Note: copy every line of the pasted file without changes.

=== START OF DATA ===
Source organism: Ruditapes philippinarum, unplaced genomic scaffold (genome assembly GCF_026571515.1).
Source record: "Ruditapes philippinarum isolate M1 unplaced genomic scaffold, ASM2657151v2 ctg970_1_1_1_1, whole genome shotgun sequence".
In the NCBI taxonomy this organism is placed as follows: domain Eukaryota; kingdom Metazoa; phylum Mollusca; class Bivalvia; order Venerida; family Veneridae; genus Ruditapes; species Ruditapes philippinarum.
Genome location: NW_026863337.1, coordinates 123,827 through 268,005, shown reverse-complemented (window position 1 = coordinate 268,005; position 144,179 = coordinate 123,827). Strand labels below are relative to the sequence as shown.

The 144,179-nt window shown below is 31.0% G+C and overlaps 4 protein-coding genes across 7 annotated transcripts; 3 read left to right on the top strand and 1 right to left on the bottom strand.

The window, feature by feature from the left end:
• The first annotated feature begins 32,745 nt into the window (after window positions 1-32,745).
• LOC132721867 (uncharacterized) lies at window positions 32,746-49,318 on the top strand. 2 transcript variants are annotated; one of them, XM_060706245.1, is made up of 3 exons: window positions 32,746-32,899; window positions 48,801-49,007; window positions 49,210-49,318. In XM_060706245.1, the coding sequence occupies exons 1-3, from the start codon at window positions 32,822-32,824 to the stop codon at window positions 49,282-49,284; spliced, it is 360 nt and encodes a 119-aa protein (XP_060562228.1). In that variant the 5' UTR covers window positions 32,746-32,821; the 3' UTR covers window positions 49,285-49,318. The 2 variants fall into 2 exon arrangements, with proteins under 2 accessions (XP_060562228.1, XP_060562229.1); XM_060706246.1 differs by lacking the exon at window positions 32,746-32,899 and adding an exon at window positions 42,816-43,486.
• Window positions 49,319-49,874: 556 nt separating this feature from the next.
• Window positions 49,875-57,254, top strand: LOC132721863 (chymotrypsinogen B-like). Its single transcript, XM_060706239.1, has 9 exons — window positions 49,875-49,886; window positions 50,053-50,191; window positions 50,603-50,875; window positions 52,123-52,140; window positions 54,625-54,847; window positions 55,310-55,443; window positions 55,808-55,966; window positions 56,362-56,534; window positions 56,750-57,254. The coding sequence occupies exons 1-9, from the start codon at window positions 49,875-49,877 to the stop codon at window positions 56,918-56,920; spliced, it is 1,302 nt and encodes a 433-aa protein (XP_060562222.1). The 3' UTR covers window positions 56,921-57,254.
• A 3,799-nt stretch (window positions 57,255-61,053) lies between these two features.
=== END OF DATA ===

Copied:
Source organism: Ruditapes philippinarum, unplaced genomic scaffold (genome assembly GCF_026571515.1).
Source record: "Ruditapes philippinarum isolate M1 unplaced genomic scaffold, ASM2657151v2 ctg970_1_1_1_1, whole genome shotgun sequence".
In the NCBI taxonomy this organism is placed as follows: domain Eukaryota; kingdom Metazoa; phylum Mollusca; class Bivalvia; order Venerida; family Veneridae; genus Ruditapes; species Ruditapes philippinarum.
Genome location: NW_026863337.1, coordinates 123,827 through 268,005, shown reverse-complemented (window position 1 = coordinate 268,005; position 144,179 = coordinate 123,827). Strand labels below are relative to the sequence as shown.

The 144,179-nt window shown below is 31.0% G+C and overlaps 4 protein-coding genes across 7 annotated transcripts; 3 read left to right on the top strand and 1 right to left on the bottom strand.

The window, feature by feature from the left end:
• The first annotated feature begins 32,745 nt into the window (after window positions 1-32,745).
• LOC132721867 (uncharacterized) lies at window positions 32,746-49,318 on the top strand. 2 transcript variants are annotated; one of them, XM_060706245.1, is made up of 3 exons: window positions 32,746-32,899; window positions 48,801-49,007; window positions 49,210-49,318. In XM_060706245.1, the coding sequence occupies exons 1-3, from the start codon at window positions 32,822-32,824 to the stop codon at window positions 49,282-49,284; spliced, it is 360 nt and encodes a 119-aa protein (XP_060562228.1). In that variant the 5' UTR covers window positions 32,746-32,821; the 3' UTR covers window positions 49,285-49,318. The 2 variants fall into 2 exon arrangements, with proteins under 2 accessions (XP_060562228.1, XP_060562229.1); XM_060706246.1 differs by lacking the exon at window positions 32,746-32,899 and adding an exon at window positions 42,816-43,486.
• Window positions 49,319-49,874: 556 nt separating this feature from the next.
• Window positions 49,875-57,254, top strand: LOC132721863 (chymotrypsinogen B-like). Its single transcript, XM_060706239.1, has 9 exons — window positions 49,875-49,886; window positions 50,053-50,191; window positions 50,603-50,875; window positions 52,123-52,140; window positions 54,625-54,847; window positions 55,310-55,443; window positions 55,808-55,966; window positions 56,362-56,534; window positions 56,750-57,254. The coding sequence occupies exons 1-9, from the start codon at window positions 49,875-49,877 to the stop codon at window positions 56,918-56,920; spliced, it is 1,302 nt and encodes a 433-aa protein (XP_060562222.1). The 3' UTR covers window positions 56,921-57,254.
• A 3,799-nt stretch (window positions 57,255-61,053) lies between these two features.